Oakland Tribune from Oakland, California on October 5, 1960 · 19
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Oakland Tribune from Oakland, California · 19

Oakland, California
Issue Date:
Wednesday, October 5, 1960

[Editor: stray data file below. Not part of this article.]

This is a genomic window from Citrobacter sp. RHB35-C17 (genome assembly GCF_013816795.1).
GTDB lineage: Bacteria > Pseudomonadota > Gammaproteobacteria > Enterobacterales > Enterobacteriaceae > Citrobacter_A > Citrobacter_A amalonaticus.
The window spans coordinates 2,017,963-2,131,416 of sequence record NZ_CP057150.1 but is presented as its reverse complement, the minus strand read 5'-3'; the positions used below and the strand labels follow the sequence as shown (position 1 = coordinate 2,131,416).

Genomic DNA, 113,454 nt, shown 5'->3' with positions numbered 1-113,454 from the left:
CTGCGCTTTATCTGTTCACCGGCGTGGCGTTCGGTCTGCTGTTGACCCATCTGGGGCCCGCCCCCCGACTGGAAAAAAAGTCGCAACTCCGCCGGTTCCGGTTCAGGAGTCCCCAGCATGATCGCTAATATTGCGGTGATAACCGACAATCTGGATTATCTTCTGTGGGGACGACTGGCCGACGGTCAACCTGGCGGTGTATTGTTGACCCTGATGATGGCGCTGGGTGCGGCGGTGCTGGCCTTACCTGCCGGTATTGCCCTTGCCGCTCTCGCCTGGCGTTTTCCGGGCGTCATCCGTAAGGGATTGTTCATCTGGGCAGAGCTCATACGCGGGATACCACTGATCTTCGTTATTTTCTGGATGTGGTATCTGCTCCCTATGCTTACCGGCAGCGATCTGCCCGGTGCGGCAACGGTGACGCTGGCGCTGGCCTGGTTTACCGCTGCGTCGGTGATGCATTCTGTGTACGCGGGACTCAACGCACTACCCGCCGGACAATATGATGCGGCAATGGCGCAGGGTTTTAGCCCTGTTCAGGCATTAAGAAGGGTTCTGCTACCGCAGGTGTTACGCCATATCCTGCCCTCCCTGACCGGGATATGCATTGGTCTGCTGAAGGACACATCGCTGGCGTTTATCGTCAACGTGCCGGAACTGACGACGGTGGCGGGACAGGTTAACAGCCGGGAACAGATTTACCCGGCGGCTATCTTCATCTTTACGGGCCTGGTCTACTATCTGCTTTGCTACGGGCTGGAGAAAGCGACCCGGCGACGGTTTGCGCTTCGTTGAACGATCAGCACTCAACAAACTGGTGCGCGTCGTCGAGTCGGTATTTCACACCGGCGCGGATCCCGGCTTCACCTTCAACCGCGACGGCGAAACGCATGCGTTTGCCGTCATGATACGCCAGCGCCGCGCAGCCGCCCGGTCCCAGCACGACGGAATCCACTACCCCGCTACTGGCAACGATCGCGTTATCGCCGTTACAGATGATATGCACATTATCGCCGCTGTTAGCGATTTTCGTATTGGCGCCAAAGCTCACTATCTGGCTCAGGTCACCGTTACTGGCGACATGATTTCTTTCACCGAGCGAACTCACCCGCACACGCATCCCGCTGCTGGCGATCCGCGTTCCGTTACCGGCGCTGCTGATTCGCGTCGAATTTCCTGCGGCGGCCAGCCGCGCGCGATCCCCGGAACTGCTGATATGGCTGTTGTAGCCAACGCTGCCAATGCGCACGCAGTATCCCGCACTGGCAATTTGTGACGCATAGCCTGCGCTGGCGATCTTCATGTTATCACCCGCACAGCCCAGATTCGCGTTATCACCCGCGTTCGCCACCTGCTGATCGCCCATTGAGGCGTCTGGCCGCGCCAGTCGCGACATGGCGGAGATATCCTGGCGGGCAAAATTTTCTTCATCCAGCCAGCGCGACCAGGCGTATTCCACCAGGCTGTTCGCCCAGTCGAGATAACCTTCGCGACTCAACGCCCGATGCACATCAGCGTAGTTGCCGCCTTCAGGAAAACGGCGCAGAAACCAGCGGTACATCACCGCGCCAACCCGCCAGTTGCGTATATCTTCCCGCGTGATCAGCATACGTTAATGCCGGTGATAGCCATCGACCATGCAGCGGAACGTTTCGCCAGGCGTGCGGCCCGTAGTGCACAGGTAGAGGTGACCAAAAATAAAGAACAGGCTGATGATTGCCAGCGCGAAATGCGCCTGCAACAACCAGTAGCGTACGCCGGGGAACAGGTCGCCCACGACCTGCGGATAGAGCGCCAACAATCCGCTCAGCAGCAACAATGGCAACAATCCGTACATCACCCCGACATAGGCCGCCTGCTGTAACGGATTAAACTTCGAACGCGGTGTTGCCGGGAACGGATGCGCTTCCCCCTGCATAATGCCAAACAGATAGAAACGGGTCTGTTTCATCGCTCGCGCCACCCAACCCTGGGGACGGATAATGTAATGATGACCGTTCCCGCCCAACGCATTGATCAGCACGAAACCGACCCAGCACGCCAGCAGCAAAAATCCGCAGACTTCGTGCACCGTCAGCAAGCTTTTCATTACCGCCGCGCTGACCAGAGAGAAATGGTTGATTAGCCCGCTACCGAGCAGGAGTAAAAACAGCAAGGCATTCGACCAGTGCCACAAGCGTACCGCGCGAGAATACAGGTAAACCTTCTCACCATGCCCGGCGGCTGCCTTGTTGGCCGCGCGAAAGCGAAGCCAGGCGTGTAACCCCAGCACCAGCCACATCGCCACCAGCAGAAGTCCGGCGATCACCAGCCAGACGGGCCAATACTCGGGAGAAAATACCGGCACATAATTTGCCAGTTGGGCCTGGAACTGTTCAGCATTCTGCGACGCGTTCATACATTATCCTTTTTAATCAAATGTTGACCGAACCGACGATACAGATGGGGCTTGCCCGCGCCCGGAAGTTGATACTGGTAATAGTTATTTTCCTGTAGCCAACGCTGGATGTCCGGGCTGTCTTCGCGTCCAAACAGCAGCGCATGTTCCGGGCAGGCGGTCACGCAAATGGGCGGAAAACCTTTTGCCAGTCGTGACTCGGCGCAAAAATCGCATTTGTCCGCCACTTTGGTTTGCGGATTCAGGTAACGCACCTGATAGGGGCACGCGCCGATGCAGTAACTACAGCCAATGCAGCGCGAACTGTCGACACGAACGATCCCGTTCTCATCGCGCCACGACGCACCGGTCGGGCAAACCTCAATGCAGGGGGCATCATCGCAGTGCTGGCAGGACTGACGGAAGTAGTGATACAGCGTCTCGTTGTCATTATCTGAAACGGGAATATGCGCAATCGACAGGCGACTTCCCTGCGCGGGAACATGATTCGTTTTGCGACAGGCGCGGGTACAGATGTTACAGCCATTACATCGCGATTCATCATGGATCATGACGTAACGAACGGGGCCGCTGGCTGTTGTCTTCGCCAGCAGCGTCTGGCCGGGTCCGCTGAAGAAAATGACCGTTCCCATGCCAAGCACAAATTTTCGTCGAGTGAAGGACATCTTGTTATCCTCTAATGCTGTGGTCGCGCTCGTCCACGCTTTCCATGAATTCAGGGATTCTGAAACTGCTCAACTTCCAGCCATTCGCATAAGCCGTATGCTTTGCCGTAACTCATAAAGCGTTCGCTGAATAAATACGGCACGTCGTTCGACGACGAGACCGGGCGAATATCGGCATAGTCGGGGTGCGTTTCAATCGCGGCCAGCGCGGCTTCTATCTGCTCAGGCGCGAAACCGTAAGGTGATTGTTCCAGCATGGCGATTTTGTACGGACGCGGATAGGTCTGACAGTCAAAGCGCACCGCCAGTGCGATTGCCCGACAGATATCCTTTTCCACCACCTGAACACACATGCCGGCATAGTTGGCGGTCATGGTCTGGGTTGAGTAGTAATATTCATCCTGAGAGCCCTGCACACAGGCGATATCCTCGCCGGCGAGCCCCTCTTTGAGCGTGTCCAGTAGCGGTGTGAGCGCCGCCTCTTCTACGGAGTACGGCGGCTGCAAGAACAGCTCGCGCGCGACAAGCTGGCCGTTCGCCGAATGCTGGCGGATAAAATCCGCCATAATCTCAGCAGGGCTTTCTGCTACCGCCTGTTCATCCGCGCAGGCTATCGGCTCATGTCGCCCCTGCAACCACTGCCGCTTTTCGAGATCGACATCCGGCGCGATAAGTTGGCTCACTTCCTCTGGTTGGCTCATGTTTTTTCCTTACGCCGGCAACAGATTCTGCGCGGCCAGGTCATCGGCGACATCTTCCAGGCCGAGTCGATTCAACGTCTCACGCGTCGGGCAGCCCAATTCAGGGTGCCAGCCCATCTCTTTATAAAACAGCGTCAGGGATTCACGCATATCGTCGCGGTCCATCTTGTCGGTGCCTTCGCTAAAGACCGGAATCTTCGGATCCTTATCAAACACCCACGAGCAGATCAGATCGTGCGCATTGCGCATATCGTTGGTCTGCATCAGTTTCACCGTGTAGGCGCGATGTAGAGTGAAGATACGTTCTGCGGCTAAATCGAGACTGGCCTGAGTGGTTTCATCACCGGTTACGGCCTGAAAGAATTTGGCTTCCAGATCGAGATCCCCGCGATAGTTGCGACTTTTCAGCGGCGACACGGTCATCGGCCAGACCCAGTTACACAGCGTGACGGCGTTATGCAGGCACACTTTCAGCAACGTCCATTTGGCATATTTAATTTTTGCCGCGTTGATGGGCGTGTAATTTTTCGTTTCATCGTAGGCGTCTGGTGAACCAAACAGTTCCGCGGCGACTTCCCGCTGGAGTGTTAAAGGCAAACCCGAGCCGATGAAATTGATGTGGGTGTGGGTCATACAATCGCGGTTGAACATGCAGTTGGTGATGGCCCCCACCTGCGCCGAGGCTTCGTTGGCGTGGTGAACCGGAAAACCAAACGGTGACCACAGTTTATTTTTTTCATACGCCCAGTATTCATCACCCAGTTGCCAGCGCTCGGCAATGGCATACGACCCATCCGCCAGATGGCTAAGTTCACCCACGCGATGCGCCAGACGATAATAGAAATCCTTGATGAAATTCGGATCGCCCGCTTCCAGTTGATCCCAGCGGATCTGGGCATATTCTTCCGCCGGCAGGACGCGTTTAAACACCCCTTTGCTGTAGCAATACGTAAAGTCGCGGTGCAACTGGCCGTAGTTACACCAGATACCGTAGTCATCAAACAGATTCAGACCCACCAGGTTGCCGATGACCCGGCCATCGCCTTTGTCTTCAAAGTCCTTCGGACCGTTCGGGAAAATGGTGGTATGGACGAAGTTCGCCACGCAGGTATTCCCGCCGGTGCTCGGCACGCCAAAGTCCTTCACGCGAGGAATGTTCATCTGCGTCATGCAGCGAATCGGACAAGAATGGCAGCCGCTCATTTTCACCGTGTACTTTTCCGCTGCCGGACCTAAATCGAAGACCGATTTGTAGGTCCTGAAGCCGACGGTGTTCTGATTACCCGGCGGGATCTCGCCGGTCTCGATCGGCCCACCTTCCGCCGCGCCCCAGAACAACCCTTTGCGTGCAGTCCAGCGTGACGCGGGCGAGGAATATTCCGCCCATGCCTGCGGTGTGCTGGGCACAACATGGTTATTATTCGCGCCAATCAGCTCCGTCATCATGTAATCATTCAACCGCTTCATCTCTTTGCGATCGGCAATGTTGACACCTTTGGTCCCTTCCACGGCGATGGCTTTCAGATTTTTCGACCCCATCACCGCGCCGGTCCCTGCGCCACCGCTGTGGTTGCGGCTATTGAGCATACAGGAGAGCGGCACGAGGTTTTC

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- OAKLAND'S LOCALLY OWNED AND . LOCALLY CONTROLLED ' DAILY NEWSPAPER THIS SECTION EDITORIAL AND FEATURE PAGES, COMICS, RADIO ' AND TELEVISION ASSOCIATED MISS ... WlllfMOTO ... UNITID MESS INTtRHATI0NAl..CNICA60 9AILT NEWS rOIIICM SltVICI VOL CLXXIII OAKLAND, CALIFORNIA, WEDNESDAY, OCTOBER 5, 1960 19 NO. 97 WA I? r a'im ! ii. i - - - ; A .4 ft V 1 PT 1 RESCUERS CARRY DARREU IONC FROM THE USS OUTAGAMIE COUNTY ' H was en of three workers hurt in shipyard fire and explosion Ship Fire, Blast Inquiry Launched 3 Trapped Workmen Taken To Hospital; Similar Blaze On Same Vessel Last Week RICHMOND, Oct. 5-Rich- mond firemen today launched an investigation of a fire and explosion in the hold of a Navy, ship which trapped and injured three civilian workmen. The fire and blast occurred yesterday on the USS Outagamie County, a landing ship tank (LST) undergoing repairs at the Willamette Iron and Steel Co. shipyard on Canal Blvd. Assistant Fire Chief Kenneth B. Smith said there was a similar fire on the same ship kst week. No one was hurt at that time. Today's Ex-Fremont Postal Aide, Son Fremont's former assistant postmaster and his 26-year-old son were fined a total of $1,250 today for bilking the government out of approximately $1,500 through a payroll falsification scheme. In levying the fines, Federal District Judge Oliver J. Carter noted that W. A. Thome, 53, of 3879 James Ave., Fremont, and his son, Jack D. Thorne, of Santa Clara, had already made full restitution. The father was fined $1,000 and the son $250. Judge Carter said the scheme was conceived by the elder Thorne in an effort to recoup money he said he bad spent in operating his own car in the postal service. The son merely went along with the plan, according to the judge. The father credited him with time worked at the post office while the younger Thorne was actually -working or at tending school elsewhere. They we're indicted in An gust by the federal grand Jury in San Francisco on one count of conspiracy to defraud the Government and six counts of falsifying payroll time cards between October, 1959. and Mav 13. 1960. The jrider Thorne has been jobless since he resigned his $7,030 postal job in May The younger man is working for a Peninsula electronics firm. The Thornes had pleaded Innocent earlier this month, then changed their pleas to guilty of the conspiracy coun only. The other charges wjefe subsequently aroppeo. Safeway Plans Big Expansion At Richmond RICHMOND, Oct S-A $5 million expansion ol the huge Safeway: warehouse - distribu tion centerd on Hoffman Blvd will be started soon. , The firm will build a frozen packing plant for produce. prepacking plant for fresh produce,, a 290,000-square foot bakery and a 110,000-square- foot egg plant General grocery warehouses, truck depot and cheese plant, already are in operation at the 69-acre site adjacent to Hoffman Blvd. between South 23rd and 32nd Streets. -: s-...-. ... : The dry-grocery distribution building alone has eight acres under one roof and a capacity of 560 carloads of foodstuffs. Development of the multimillion dollar center was started in 1956. ,Vl 'v-j? lr ' t Av"ii HowardCo. Quits Port Association investieation - was led by Smith and Fire Marsnai Archie Buys. The workmen, James Franks, 63, of 356 W. Bissell Ave.: Darrell Long, 45, of 119 16th St.. both Richmond, and Edward W. Horton, 50, of 16063 Betero Ave., San Lean- 4ro, are in Kaiser Founda tion Hospital in Oakland. They were treated for burns and smoke inhalation and spent a good night, the liospi tal reported. Smith said the blaze started at 1:59 p.m. when a welder's torch ignited vapors from a plastic covering on the bulk head of the hold. L. S. Fickes, pipe foreman for the shipyard, told firemen a water line had been placed in the hold but the victims said that when the fire started they were unable to find the hose. Fickes had just stepped out of the hold when the explosion tooK place. Firemen were hampered by the thick smoke, darkness and ankle-deep water in the hold. It took them several minutes to find the injured men. Then they had to struggle to raise the men up through crudely cut openings. The openings were barely large enough for one man to crawl through and the victims had to be tied onto stretchers. : The first man was removed at 2:15 p.m., the second at 2:45 p.m. and the third al 3:10. The ship had been under repairs at the yard for two months. The job was to be completed Friday. Veteran U.C. fa & LJ Li TrNwM DR. ALFRED L KROEBER Dies today in Paris "' FIREMEN ADMINISTER OXYGEN TO INJURED WORKMAN JAMES FRANKS ' It took more than an hour to find victims and lift them out with ropes City Puts Priority on Court, Police Units in Justice Hall Directors to Open Water Bond Bids FREMONT. Oct. & -V Bids for the sale of i$1.87"mM6n-i worth of bonds will be opened by the Alameda County Water District directors at 7:45 p.m. today. A revision, in construction programming for the new Hall of Justice building has been approved by the Oakland City Council. ,. Instead of proceeding with all work simultaneously, work will be concentrated on com pleting the municipal fourt and police administration units first Work on the cijty; jail will be deferred to '.: last .City Manager Wayne. E. Thomp son said the original plan would have completed the en tire $9.5 million project in mid-1962. The revision will now see the two major units-finished by Jan. 1962. The jail will be completed by the end of 1962. EARLIER MOVE Thompson 'said the new plan will permit the county to ,move its court facilities from the ctiy hall into the new building sooner than ex pected and will permit police headquarters to get settled earlier. 'The' "change in programming means city jail prisoners will have to be transported tem porarily from city hall to the new courtrooms, nut mat hardship is overweighed by the other advantages, Thomp son said." First phase of the building at Sixth and Broadway, cost' ing $2,165,000 is more than per cent complete. Installa tion of elevators, costing $428,000 is nearly completion, Phase 2, costing $3 million is more than 15 per cent com plete. Ui- - 1 " -OTHER ACTION ( In other action-last . nighl the council: ' ?a .. t ;-r v 1 Agreed to create a posi tion of part-time right-of-way and land officer to allow Kenneth Rogers to remain in city employ until his succes CITY COUNCIL ACTION The Oakland City Council last night acted on the following matters: . HALL Agreed to a revised construction program, for the Hall of Justice that will concentrate on courts : and police administration facilities and leave the jail till last ' POSITIONApproved plans to create part timeMght-of -way and land officer position. AMBULANCE Denied East Bay Ambulance Com- 1 nany's request for additional ambulance permit. TRANSIT Asked city manager to study San Francisco " Bay Area Rapid Transit District s operational plans. LAND Directed city manager to make sure city gets --' full value for surplus land up for sale by rezoning if feasible. CONDUIT Called for bids for construction of pipe 1 conduits. Hoffa Wins Round on New Monitor WASHINGTON, Oct 5-W Teamsters President James R. Hoffa today won a round in his battle to keep Terrance F. McShane, a former FBI agent from serving as chair man of the Board of Monitors over the union. Dividing 2-1, the U.S. Court of Appeals directed that McShane be "restrained "from further performance of his duties ... pending further order of this court" . V This amounted to saying that McShane may not serve while the court is considering contentions by Hoffa that McShane is biased against him. Voting for the stay were chief judge Henry W. Edger-ton and Judge Charles Fahy. Judge Wilbur K. Miller dis sented. sor, in the full-time position cam be recruited. - ; Rogers, who had held the full-time position reached the compulsory retirement age of 70 Jast week. Thompson said the salary would remain the same $780 a month. v 2 By a 4 to 3 vote denied the appeal of East Bay Ambulance Co. from Thompson's decision - to turn down the company's application for a permit to. operate an addi tional ambulance. James Quinn, Thompson's hearing officer, reported the firm had made no showing of the city's need for additional service. '.-,V 3 At Thompson's request retrieved from where it was "filed" last month a letter from the San Francisco.- Bay Area Rapid Transit District explaining proposed routes, rights of way, terminals, stations, yards and related facil ities.' , . Various department heads will study the plans and report to the council how they will affect the city.: . ; v 4 At the suggestion of Councilman . John C. Houli han directed Thompson to make sure whenever the city sells surplus land that it has been zoned to the highest and best use possible. Houlihan complained thai he knew of at least one parce: on Bancroft Ave. that was sold as residential land and later rezoned by the new owner with city approval to Commercial for a service sta tion.' ' ';.;,;,. 5-CaHed for bids Oct. 13 for construction of a pipe conduit in Keswick Court and Beaconsfield i Place. Berkeley Women To Hear Speaker BERKELEY, Oct 5-Mrs &eene Haiaeman will speak at the noon luncheon meeting tomorrow of the Episcopal unurchwomen of St. Mark' Episcopal Church, 2314 Ban croft Way. Mrs. Haldeman, vice presi dent of the Episcopal Church women of the Diocese of California, will discuss the White House Conference on Youth. Mrs.Lewis .Halloran, president, will preside. . - : Professor Terminal Firm Resigns Over Rate Reduction by Rival' Howard Terminal of Oak land has resiped from the California Association of Port Authorities in a controversy over a cargo handling rate re auction by a rival company, Encinai Terminals of Ala- meda. Industry observers said the rift could trigger a wide-open rate war among Bay Area ports. Harmon Howard, secretary- treasurer of the Howard firm, said the resignation will be effective in 90 days but de clined to discuss the cause. HOWARD RETICENT "We don't want to blow this thing open any more than it is now," Howard said. Howard Terminal was one of the charter members of the association when it was form ed 20 years ago to effect Uni formity of rates and practices at the 10 ocean-going ports and private terminals in Cali- orma. The dispute stems from an 8 per cent per ton reduction in intercoastal cargo handling charges announced last month by Donald L. Dullum, En cinai president BUSINESS LOSS As a result, the Luckenbach Steamship Company an nounced it would take advan tage of the cut by using Enci nai Terminals exclusively as its Eastbay loading point Howard through the shift stands to lose about 75,000 tons of cargo annually. It consists chiefly of canned fruits and vegetables bound for Atlantic Coast ports. Both Howard and Encinai operate their own piers and! Th ,nrcta,. y,a r-Bt ease part of the Port of Oak- ousy been w a r n e d about landDfacmUes. JIoward uses mafcing crank calls to. neigh- wjc 4 wvvv jtac nuihnrc IConcmirtnn rrMno caiH Youth Admits Albany Mayor Phone Threat KENSINGTON, Oct. 5-A mentally, disturbed 16-year-old Kensington boy has ad mitted making a threatening telephone call to Mayor Kathie Zahn of Albany shortly after she began her battle to appoint Paul Boyich to the city council, Kensington police reported today. Police said they have no plans to press charges against the youth. Mrs. Zahn said would like to know "what prompted him to do it." Mrs. Zahn reported to Al bany' police that on the morn ing of Aug. 4 she received a call at home and a male voice said, "Unless 70U fall in line and vote you will not live long enough to make the appoint ment. This was shortly after the first round in the controversy on Boyich s then proposed ap pointment to the council va cancy. Boyich was appointed to the seat last month alter a series of stormy sessions recall movement against Mrs. Zahn was launched as one result of the move. Encinai the Ninth Ave. Pier and Outer Harbor. The rate reduction affected only intercoastal freight orig inating from Encinal's Alameda piers. S.F. Parole Violator Gives Up in Kansas LEAVENWORTH, Kan., Oct 5 CTV-A man who identified himself as a parole violator from Calfornia was held by Leavenworth police today. Police Chief Bill Lee said Edward Leo Bila, 25, walked into police headquarters Tuesday and told officers he was parole violator on a burglary charge. He gave an address of 3398 - California St, San Francisco. Police telegraphed Cali- orma state penitentiary offi cials for information on Bila, who formerly lived in Leaven worth. '- 4 Teamster Locals Leave Trusteeship WASHINGTON, Oct 5-U) The release of four Team sters locals from trusteeship was announced today by union president James R Hoffa. Hoffa said the locals are the first restored to local autonomy since a board of monitors barred the release of any trusteed locals in July 1958. The four are No. 176, Day ton, Ohio; No., 431, Fresno, Calif., No. 630, Los Angeles and No. 955, Kansas City,-Mo .Hoffa said the union hopes to release more locals from trusteeship in the near future Restoration of the locals to autonomy follows election of officers under the supervision of the Honest Ballot Associ ation. . . , - Release of the four leaves 55 locals still in trusteeship. The international union has aboui 900 locals. , Flood Control Work The contract for an under ground flood control and storm drain in Union City has been awarded to Galbraith Construction Co., 995 Blossom Way, Hayward, on their bid of $18,564.-40. and he had made none for some time. Recently, though, he started making calls again and they were traced to him. Under questioning, he admitted calling the Albany mayor, according to the po lice report Dogs Got His Kiss-She Gets Divorce CINCINNATI, Ohio, Oct - (DPD Mrs. Mary M. Felix, 34, Cincinnati, was granted a divorce after she told Domestic Relations Judge Carl W. Rich that when he came home from work her husband kissed their two dogs, but not her. She also said that her bus-band, Donald E. Felix, 34, now ? of St. Louis, bought three television sets and two hi-fi ' sets, but failed to pay the heating bill. The heat was shut off she said. . Felix, a salesman, did not contest the divorce. Dies in Paris Dean of American Anthropologists Stricken, on Trip BERKELEY, Oct 5 - Dr. Alfred L. Kroeber, 84, Profes sor Emeritus of Anthropology at the University of California and acknowledged dean of American anthro pologists, died suddenly today in Paris, France. ' Dr. Kroeber, who lived at 1325 Arch St. with his wife, Theodora, had been in Europe for several weeks and was on his way home from an anthropological symposium in Vienna. A native of Hoboken, N.J., Dr. Kroeber was summoned by U.C4 nearly 60 years ago to build up . a collection of materials on California's rapidly disappearing Indian population. DOCTORATE STUDENT At that time, he was a student working for his doctorate at Columbia University, under the direction of Franz Boas, father of American anthropology. - ; Dr. Kroeber's work In the field of California Indian lore has been recognized by fellow scholars, who have awarded him such academic decora tions as the Huxley Medal, the highest citation of the Royal Anthropological Institute of Great Britain, and the Viking Medal, the most coveted award of American anthropologists. In 1946, Dr. Kroeber retired from the U.C. faculty and also became director emeritus l the University's Lowie Museum, which he had founded. HALL NAMED Kroeber Hall at Bancroft Way and College Ave., which houses the museum and the departments of anthropology and -art, was named in his honor, one of the few times a campus building was ever named for a living person. ' During his career. Dr. Kroeber wrote most of the major anthropology texts . used today in most American universities. - --- -PROFESSORSHIPS Since his- retirement, he maintained ; his , interest in LOwie Museum, and filled visiting professorships at Harvard, Columbia and Bran-deis Universities. A past president of most .of the major national ' anthro pological : associations, . : Dr. Kroeber maintained his in terest and activities in, these organizations. Besides his wife, he Is sur- vived by a daughter, Ursula, a son Karl, and two stepsons, uuton ana Theodore. . Funeral services will' be held Saturday in Paris. C - - uD fo - i t . f .. . . '. x v - I ' : - 1 j I V 'J ' ' ' "" 11 111 .1.. - .- 1 - $ ' - , j, f,.!,,,,,, ff, - . BIG LIFT This 15-lon blocLof sandstone l held by giant crane before beino lowered into place in east breakwater at rtalf Moon Ray. The 4,420-foot project, T with 2620-foot west breakwater, will him bay into safe refuge for commercial fishing beats and ether craft. U.S. Army Corps of Engineers project will be completed October, 1961. 1 . . GH ILDRE N BE NEFI T W H E N YOU G I V E-UNITED CRUSADE